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Amy M. FitzPatrick, MS, L.Ac. Headshot

What Are Those Prescription Drugs Doing in Your Body, Anyway?

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You Live in Your Body -- Not Your Doctor, Part III

It was a long and arduous process, but after years of research and millions of dollars, various drug companies have probably managed to offer you remedies for some of your ailments. These remedies came in a little brown bottle full of pills expertly prescribed by your physician. Probably, some pills made you feel better, some made you feel worse and others just plain didn't work.

They usually come in a small pharmacy bag with all manner of warnings stapled to them. If your prescription came in packaging from the drug maker, it also came with a rice-paper thin, folded up tome of science gibberish. This is alternately called patient information, the package insert or just "the PI."

You probably routinely throw out this little nugget and just read the dosage stickers and "take with food" icons affixed to the bottle. Go to the trash and get that paper out.

No seriously, now. This PI is a treasure trove of information you never knew you wanted but that you really should have. If it's covered in coffee grounds already, then go to the drug website and find the "patient information" or the "important safety information tab."

Here's why.

OK, there are few reasons -- most are boring except to nerds like me -- but the most interesting reason is side effects.

Side effects may also be referred to as "adverse events." Lately they've been called "untoward events," which sounds more like you didn't mind your manners at afternoon tea than that your drug gave you unremitting diarrhea.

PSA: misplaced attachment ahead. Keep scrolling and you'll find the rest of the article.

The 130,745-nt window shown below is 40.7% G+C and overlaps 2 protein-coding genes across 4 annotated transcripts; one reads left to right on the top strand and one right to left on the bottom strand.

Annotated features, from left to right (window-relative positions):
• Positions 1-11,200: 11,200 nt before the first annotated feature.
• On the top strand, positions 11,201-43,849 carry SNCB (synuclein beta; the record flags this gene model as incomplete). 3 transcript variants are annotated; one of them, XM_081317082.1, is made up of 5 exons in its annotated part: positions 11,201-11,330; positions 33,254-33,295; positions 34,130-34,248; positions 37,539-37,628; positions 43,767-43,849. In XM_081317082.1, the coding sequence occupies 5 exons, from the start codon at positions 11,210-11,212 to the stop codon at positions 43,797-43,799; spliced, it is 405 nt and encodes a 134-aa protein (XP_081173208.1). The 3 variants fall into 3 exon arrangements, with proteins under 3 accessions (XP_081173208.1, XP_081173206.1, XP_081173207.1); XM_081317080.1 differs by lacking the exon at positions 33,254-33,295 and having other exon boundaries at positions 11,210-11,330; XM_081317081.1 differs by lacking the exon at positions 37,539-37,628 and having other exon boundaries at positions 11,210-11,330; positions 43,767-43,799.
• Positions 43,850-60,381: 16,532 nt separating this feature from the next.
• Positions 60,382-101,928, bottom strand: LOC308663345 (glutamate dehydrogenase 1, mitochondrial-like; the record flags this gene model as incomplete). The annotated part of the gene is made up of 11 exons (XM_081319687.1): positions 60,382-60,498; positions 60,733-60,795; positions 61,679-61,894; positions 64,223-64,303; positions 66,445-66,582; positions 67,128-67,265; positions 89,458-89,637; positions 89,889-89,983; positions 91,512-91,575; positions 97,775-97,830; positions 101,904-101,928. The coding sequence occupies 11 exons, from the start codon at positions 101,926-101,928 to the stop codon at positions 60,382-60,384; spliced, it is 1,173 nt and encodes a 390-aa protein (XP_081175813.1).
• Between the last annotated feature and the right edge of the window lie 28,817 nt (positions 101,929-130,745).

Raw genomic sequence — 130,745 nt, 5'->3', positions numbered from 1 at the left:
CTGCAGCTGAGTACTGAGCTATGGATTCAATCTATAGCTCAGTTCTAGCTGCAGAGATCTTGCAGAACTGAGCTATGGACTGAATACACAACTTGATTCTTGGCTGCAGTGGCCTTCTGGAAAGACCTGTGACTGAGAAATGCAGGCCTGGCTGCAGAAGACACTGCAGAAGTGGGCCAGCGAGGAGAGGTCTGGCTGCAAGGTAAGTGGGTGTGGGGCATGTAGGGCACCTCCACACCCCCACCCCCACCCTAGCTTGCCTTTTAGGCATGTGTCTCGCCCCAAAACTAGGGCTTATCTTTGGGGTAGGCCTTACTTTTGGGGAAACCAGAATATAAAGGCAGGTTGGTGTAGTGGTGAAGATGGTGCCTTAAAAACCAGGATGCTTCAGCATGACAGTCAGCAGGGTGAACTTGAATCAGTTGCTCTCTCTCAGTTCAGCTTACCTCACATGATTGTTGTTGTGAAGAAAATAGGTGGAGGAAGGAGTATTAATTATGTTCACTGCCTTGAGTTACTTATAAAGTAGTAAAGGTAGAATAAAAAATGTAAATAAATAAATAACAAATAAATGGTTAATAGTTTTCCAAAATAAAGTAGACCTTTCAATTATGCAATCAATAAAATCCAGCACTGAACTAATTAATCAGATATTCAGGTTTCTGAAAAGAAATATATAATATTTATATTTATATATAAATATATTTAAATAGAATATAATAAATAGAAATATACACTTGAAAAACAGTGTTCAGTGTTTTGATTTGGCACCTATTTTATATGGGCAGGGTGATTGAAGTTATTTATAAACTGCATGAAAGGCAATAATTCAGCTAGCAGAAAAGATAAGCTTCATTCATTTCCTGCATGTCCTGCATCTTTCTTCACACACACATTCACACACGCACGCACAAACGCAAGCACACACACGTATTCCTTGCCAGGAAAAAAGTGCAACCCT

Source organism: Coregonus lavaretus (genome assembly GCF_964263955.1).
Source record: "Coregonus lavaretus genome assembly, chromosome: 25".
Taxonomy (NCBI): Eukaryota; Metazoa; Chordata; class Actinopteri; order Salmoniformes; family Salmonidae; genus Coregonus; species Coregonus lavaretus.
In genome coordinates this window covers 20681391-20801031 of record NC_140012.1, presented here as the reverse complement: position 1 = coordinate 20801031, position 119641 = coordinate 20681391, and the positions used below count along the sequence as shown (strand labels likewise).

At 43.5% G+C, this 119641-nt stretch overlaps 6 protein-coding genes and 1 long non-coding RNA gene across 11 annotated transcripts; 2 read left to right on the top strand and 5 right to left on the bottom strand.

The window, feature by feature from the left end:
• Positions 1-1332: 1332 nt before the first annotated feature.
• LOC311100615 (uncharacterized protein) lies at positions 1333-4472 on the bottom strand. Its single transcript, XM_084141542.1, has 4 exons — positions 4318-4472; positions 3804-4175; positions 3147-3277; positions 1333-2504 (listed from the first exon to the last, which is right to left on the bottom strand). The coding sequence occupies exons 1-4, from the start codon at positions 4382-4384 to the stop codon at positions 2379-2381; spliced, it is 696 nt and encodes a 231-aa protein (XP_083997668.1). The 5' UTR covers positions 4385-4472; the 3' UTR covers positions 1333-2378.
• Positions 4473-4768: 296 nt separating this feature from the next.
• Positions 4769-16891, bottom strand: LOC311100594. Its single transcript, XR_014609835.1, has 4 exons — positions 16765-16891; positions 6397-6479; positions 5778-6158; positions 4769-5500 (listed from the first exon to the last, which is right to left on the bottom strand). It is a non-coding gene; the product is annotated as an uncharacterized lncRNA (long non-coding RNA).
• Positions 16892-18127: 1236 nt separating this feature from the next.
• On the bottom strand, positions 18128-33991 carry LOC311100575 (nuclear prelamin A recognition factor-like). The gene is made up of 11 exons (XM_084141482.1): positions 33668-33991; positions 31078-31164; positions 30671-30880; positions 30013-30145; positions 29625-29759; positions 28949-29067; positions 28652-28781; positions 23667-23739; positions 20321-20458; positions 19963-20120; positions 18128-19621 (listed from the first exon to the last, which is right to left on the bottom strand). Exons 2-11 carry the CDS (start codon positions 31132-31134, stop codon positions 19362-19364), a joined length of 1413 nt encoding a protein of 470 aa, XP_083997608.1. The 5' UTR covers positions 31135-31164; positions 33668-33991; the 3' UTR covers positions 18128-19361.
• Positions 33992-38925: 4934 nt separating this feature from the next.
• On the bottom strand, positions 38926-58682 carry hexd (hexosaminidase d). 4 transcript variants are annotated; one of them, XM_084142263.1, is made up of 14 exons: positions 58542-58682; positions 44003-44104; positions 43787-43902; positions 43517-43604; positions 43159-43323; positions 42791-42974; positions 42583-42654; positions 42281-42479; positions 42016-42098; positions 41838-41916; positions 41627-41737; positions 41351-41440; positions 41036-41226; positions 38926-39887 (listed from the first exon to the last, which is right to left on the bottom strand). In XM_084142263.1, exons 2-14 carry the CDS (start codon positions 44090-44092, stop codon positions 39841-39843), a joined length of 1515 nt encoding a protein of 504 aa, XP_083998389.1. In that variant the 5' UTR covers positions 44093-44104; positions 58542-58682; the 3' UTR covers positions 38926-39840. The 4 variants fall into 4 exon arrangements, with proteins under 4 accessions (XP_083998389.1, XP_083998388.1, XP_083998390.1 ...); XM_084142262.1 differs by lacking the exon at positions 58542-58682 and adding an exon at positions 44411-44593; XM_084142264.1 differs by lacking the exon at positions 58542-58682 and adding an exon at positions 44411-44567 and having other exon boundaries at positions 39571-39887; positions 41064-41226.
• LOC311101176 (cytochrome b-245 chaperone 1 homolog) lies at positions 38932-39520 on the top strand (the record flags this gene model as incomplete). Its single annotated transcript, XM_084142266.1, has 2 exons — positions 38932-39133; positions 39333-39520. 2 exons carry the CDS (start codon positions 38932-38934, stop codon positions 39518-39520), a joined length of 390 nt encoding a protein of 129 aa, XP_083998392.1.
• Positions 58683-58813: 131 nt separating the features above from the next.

In any case... the side effects are important to know about, so you can recognize if you are experiencing any and can tell your doctor. But the concept of "side effects" is essential to understand because of what it implies.

Side effects tell us about the lack of precision of a medication. Again, I will caveat: I am a medical writer, and not against Western drugs used appropriately. But rather, I want to illustrate our role as patients in the use of these drugs. And one way to illustrate this is to learn about what these things we willingly ingest are, in fact, all about.

A clear cut and common example is morphine. If you have had surgery, you have almost certainly had morphine or some opiate derivative of it (OxyContin, Oxycodone, codeine, dilaudid, etc.).

Opiates help dull pain. They act on opioid receptors in your brain and spinal cord to stop your perception of pain. Useful. Opiates can also make you terrifically constipated. This is somewhat less useful.

Turns out, the same receptors that are in your brain that tell you about pain are also in your intestines helping it to move waste out of your body. (There are opioid receptors in a number of places in the body, but we will focus just on these two.)

The point is:

1.) It will behoove you to know that morphine can do this -- because post-op constipation is particularly painful and can be prevented or mitigated if you know it is coming.

2.) The body uses these same receptors for completely different functions -- and your bloodstream will carry the drug to most or all of these receptor types. This means the drug may act in many places, not just the one that you (and your doctor) want it to act.

Furthermore, this only addresses the receptors we do know about. We don't know how every cell works or how every substance that comes in contact with those cells is going to react. Some side effects don't make sense to what we know yet... as I pointed out in my previous entry, science is still evolving and learning. There are still a lot of unknowns.

Makers of prescription medications go through some serious hoops to 1) identify side effects, and 2) to justify that the curative effect of the drug outweighs the side effects.

It's high time we as consumers of those drugs go through one or two hoops to learn about what we are ingesting -- both for our own safety and for our education. (It's fun, really, I promise!) It is your body, after all, that you are putting that medication into. Empowering yourself to understand what the drug may do or shouldn't do will help put you in charge of your own healing, let you know when you should call your doctor for more help and provide education about the wonderfully fun things we call our bodies.

That said... needing to take as few drugs as possible should be all of our goals and something we all try to work toward. So, please make the lifestyle changes that can make that possible, if that's applicable to you. But if you do need to take prescription meds, understand as much as you can about them before you ingest them.

For more by Amy M. FitzPatrick, MS, L.Ac., click here.

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